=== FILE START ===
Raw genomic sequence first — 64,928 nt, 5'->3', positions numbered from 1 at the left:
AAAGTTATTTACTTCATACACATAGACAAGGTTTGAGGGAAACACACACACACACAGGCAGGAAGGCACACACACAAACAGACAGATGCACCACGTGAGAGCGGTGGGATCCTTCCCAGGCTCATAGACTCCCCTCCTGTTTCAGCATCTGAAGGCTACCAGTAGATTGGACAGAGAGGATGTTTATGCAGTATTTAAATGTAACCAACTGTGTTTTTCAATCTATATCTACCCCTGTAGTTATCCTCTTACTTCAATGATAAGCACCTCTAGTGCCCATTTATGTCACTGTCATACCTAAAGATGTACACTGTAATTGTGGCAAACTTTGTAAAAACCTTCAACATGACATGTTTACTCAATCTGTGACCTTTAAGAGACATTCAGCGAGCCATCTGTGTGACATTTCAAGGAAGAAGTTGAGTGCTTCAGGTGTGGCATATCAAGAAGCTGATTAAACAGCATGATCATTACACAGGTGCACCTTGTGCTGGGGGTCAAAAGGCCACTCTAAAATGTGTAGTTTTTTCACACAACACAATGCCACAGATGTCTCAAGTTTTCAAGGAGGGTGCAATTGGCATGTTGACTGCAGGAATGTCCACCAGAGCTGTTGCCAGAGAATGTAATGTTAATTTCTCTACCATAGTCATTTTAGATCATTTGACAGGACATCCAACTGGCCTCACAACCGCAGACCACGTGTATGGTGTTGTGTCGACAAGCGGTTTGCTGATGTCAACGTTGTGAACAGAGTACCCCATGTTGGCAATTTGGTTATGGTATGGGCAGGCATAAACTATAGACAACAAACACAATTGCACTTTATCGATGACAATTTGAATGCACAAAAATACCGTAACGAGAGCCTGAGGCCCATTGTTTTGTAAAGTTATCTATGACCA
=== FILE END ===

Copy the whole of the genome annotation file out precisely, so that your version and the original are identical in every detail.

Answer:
Raw genomic sequence first — 64,928 nt, 5'->3', positions numbered from 1 at the left:
AAAGTTATTTACTTCATACACATAGACAAGGTTTGAGGGAAACACACACACACACAGGCAGGAAGGCACACACACAAACAGACAGATGCACCACGTGAGAGCGGTGGGATCCTTCCCAGGCTCATAGACTCCCCTCCTGTTTCAGCATCTGAAGGCTACCAGTAGATTGGACAGAGAGGATGTTTATGCAGTATTTAAATGTAACCAACTGTGTTTTTCAATCTATATCTACCCCTGTAGTTATCCTCTTACTTCAATGATAAGCACCTCTAGTGCCCATTTATGTCACTGTCATACCTAAAGATGTACACTGTAATTGTGGCAAACTTTGTAAAAACCTTCAACATGACATGTTTACTCAATCTGTGACCTTTAAGAGACATTCAGCGAGCCATCTGTGTGACATTTCAAGGAAGAAGTTGAGTGCTTCAGGTGTGGCATATCAAGAAGCTGATTAAACAGCATGATCATTACACAGGTGCACCTTGTGCTGGGGGTCAAAAGGCCACTCTAAAATGTGTAGTTTTTTCACACAACACAATGCCACAGATGTCTCAAGTTTTCAAGGAGGGTGCAATTGGCATGTTGACTGCAGGAATGTCCACCAGAGCTGTTGCCAGAGAATGTAATGTTAATTTCTCTACCATAGTCATTTTAGATCATTTGACAGGACATCCAACTGGCCTCACAACCGCAGACCACGTGTATGGTGTTGTGTCGACAAGCGGTTTGCTGATGTCAACGTTGTGAACAGAGTACCCCATGTTGGCAATTTGGTTATGGTATGGGCAGGCATAAACTATAGACAACAAACACAATTGCACTTTATCGATGACAATTTGAATGCACAAAAATACCGTAACGAGAGCCTGAGGCCCATTGTTTTGTAAAGTTATCTATGACCA